The Northeast could receive a wallop from anoher winter storm next week, forecasters say. File Photo by Kevin Dietsch/UPI | License Photo
AccuWeather forecasters are putting a large segment of the eastern United States on notice for another major winter storm expected to hit in the days ahead.
The wintry weather will be the result of a disruptive storm that will bury the Heartland under heavy snow then unleash substantial snow and ice across parts of the Southeast, before taking an unusual route to the north from Sunday into Monday.
As it makes the trek north, it will trigger heavy snow, ice and rain throughout the mid-Atlantic, central Appalachians and New England.
The path the storm is predicted to take is extremely rare in that it will dive well to the south and southeast across the Central states before making a sharp turn to the north and northeast along the Atlantic Seaboard, according to AccuWeather meteorologists.
Atmospheric conditions, including the position of the jet stream and different pieces of energy, will come together in such a way that it is likely to do just that.
On top of that, the storm is likely to strengthen rapidly as it moves along. It could intensify quickly enough to become what meteorologists refer to as a bomb cyclone, which could enhance impacts as it pounds the Northeast.
A bomb cyclone is a storm that strengthens so fast that the barometric pressure at the storm's center plummets by 0.71 of an inch of mercury (24 mb) or more in 24 hours.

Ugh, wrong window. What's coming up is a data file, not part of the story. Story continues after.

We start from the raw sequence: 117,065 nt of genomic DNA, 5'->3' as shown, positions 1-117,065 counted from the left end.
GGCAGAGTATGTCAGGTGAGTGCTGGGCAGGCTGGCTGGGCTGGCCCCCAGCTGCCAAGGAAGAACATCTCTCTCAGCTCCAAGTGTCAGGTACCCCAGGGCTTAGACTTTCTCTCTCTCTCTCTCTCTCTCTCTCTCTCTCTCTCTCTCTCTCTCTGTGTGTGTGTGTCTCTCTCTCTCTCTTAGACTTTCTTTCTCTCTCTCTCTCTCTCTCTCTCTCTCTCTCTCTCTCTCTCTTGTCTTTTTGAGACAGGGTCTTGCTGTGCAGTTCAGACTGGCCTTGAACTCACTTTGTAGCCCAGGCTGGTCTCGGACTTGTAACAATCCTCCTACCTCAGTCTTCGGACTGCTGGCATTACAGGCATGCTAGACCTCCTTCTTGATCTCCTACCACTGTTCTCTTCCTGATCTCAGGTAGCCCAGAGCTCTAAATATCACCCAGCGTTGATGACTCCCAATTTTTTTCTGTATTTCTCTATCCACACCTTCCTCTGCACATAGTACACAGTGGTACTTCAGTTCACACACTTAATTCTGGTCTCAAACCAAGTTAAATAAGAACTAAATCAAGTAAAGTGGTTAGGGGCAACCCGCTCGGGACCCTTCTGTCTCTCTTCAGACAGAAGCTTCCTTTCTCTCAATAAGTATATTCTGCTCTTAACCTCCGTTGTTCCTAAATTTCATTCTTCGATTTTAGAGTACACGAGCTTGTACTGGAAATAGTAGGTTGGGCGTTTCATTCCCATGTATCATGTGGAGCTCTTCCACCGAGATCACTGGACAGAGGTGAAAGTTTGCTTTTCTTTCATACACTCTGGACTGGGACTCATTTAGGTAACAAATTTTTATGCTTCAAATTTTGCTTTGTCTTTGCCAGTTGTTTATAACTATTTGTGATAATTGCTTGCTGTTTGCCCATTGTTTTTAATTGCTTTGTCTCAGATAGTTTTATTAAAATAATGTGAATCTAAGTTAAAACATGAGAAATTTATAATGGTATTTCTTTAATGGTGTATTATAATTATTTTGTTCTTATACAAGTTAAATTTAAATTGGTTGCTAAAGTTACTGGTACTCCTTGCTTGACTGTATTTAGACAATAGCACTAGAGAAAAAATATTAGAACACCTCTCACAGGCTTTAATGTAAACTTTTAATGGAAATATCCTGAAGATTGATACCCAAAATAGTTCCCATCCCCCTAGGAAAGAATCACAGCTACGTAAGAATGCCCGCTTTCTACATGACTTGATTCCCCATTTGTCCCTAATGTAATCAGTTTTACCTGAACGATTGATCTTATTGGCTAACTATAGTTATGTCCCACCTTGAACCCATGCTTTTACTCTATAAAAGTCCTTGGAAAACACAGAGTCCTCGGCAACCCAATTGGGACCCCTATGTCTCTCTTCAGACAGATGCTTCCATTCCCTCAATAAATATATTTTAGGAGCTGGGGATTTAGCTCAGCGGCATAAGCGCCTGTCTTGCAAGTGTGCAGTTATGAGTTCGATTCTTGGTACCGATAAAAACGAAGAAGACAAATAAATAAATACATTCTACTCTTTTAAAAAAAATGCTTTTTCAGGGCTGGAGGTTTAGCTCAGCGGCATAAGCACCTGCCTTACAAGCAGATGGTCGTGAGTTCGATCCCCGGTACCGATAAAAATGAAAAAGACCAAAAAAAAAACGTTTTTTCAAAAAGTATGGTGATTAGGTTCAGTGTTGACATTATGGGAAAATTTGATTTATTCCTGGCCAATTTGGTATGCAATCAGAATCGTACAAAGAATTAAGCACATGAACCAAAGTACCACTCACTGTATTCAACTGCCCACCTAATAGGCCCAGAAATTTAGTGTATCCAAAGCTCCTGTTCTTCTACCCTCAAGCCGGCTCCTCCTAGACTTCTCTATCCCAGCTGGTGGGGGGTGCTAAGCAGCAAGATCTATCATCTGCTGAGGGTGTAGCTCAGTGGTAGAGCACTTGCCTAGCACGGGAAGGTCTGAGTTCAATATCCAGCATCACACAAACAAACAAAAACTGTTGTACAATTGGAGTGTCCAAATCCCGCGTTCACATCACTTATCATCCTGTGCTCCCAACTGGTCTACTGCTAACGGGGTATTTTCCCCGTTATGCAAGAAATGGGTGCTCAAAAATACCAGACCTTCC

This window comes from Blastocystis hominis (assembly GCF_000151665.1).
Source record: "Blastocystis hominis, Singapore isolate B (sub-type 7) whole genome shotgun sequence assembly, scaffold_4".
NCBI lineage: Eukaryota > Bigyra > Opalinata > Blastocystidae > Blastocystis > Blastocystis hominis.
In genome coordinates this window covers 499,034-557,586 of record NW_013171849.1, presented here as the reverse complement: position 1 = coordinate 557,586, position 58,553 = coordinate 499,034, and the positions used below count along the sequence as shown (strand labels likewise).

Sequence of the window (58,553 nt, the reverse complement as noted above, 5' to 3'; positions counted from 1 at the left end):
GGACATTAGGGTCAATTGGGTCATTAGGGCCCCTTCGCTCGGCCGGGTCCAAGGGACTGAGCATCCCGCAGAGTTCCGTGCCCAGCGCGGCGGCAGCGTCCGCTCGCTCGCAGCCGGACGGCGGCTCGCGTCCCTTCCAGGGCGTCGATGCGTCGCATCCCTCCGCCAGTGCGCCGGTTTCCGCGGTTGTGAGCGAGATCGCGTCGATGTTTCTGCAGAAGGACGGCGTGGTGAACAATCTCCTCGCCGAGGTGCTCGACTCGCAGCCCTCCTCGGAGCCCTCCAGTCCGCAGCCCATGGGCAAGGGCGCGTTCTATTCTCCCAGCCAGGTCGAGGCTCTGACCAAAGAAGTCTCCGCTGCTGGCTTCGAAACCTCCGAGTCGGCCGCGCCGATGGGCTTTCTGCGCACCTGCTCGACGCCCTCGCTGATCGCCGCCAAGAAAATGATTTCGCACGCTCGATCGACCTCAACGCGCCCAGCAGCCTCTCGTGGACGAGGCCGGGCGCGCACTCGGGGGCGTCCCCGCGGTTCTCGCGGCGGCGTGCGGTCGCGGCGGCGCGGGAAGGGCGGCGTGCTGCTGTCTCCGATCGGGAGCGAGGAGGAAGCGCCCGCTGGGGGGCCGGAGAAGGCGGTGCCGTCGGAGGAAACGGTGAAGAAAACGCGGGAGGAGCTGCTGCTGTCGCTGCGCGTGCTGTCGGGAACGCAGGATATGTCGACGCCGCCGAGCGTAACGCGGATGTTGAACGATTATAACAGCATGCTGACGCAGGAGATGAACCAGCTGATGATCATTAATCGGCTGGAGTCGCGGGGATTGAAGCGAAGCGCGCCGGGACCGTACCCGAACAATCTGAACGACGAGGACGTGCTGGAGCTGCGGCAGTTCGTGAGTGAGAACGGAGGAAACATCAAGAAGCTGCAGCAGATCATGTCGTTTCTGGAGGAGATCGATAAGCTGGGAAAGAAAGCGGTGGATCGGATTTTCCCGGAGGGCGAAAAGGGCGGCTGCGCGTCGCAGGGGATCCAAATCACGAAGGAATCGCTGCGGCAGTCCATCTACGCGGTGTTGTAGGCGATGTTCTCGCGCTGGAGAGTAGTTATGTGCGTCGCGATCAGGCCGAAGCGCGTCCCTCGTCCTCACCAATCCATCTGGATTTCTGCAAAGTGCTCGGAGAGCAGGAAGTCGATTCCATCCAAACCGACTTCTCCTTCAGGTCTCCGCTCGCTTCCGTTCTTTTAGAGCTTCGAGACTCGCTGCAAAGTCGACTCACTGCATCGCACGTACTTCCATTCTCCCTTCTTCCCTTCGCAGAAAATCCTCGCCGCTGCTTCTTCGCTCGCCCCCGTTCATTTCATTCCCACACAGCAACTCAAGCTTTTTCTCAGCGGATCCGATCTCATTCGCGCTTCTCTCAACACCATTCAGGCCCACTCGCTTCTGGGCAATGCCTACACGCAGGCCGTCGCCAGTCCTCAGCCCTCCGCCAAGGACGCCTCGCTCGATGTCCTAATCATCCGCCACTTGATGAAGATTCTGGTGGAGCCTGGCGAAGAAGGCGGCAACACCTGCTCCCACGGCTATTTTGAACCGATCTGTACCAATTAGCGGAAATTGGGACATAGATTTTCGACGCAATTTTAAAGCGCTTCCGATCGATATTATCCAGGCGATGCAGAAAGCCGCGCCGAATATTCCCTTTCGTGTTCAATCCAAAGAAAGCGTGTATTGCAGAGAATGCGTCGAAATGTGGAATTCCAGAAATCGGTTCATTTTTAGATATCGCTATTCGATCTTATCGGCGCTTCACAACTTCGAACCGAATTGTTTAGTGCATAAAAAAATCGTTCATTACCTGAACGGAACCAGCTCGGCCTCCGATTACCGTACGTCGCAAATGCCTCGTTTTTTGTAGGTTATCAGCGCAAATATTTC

A storm that rapidly intensifies in this manner is able to grab copious amounts of moisture due to strengthening winds and, in turn, can unload heavy precipitation.
The conditions ahead of the storm will be primed for winter weather mayhem.
"A separate storm over the North Atlantic at the end of this week will create a wedge of cold air in the Northeast and at the same time will prevent the next major storm from escaping out to sea during Sunday and Monday," AccuWeather senior meteorologist Joe Lundberg said.
The winter storm still is days away from impacting the eastern United States, and because of that, meteorologists are still analyzing the precise track the storm is bound to take.
As of midweek, some of the energy that will factor into the Sunday-to-Monday storm in the East was still out over the northern Pacific.
AccuWeather forecasters are examining different possibilities for the future track of the storm, and the scenarios range from a storm that hugs the East Coast to a storm that will track inland of the coast.
In either case, and even though the storm's strength is not expected to reach the magnitude of the Blizzard of '93 or the Blizzard of '96, the storm from Sunday to Monday has the potential to pack a punch with a period of heavy snow on its cold northwestern flank and heavy rain or heavy snow changing to rain on its warmer southeastern side.
The Blizzard of '93 brought significant snow to Atlanta, as this storm may do, and went on to bring both heavy rain and heavy snow to New York City and Washington, D.C. Both forms of precipitation are possibilities in these metro areas with the upcoming storm.